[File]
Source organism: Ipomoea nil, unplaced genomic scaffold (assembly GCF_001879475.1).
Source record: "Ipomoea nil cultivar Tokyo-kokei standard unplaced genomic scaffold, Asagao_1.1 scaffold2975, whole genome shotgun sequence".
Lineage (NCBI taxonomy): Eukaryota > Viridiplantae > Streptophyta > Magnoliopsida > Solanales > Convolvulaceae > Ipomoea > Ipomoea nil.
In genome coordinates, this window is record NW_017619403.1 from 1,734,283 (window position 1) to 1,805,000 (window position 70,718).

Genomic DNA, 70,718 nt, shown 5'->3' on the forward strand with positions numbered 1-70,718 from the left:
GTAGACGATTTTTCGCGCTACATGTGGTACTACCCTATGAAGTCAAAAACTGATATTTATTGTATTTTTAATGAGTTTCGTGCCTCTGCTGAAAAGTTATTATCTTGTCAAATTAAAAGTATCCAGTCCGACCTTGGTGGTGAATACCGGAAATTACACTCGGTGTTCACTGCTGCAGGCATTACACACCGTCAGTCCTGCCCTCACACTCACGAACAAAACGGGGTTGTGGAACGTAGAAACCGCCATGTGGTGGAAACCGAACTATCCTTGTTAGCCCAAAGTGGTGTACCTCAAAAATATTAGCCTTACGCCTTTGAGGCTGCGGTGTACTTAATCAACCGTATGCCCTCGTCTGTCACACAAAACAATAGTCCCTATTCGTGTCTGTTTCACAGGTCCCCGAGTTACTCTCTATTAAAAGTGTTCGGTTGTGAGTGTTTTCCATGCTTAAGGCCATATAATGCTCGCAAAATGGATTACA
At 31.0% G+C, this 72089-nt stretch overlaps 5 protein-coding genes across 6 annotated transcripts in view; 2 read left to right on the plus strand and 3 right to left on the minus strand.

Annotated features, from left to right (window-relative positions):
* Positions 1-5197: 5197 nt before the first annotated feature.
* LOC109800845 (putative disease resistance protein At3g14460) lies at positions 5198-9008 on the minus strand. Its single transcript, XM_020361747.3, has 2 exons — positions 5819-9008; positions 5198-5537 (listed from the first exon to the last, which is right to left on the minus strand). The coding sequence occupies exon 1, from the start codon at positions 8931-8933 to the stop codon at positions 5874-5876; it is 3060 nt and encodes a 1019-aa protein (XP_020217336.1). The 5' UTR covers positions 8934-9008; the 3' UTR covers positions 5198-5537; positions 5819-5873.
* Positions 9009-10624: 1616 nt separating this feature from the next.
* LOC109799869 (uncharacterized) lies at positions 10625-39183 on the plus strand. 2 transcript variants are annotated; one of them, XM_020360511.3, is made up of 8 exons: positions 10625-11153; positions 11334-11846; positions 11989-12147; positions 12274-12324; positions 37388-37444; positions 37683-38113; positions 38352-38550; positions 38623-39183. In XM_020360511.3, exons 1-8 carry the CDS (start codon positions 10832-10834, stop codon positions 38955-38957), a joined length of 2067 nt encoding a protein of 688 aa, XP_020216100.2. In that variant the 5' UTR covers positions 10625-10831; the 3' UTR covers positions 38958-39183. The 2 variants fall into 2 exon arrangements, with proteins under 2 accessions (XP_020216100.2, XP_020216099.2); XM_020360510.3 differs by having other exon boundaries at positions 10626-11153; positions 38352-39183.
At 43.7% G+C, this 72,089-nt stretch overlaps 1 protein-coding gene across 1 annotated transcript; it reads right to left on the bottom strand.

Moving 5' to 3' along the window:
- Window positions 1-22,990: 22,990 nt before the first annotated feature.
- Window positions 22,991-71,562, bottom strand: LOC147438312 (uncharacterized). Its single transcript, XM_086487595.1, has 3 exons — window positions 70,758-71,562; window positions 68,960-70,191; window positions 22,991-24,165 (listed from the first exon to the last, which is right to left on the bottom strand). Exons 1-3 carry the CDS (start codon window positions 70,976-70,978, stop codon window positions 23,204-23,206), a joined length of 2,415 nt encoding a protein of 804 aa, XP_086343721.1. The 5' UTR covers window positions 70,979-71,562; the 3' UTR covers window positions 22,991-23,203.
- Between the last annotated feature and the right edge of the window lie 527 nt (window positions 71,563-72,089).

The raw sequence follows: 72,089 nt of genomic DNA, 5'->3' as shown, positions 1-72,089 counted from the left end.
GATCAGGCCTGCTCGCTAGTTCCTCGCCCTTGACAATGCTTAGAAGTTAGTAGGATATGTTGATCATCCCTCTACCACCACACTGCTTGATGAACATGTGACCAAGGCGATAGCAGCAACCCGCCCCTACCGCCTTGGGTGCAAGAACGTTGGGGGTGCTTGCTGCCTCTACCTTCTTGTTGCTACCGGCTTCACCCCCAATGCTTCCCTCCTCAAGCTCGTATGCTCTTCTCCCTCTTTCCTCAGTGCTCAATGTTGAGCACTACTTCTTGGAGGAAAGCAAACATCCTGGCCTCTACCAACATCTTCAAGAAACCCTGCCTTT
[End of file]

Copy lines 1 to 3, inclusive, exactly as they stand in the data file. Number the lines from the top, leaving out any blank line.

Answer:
Source organism: Ipomoea nil, unplaced genomic scaffold (assembly GCF_001879475.1).
Source record: "Ipomoea nil cultivar Tokyo-kokei standard unplaced genomic scaffold, Asagao_1.1 scaffold2975, whole genome shotgun sequence".
Lineage (NCBI taxonomy): Eukaryota > Viridiplantae > Streptophyta > Magnoliopsida > Solanales > Convolvulaceae > Ipomoea > Ipomoea nil.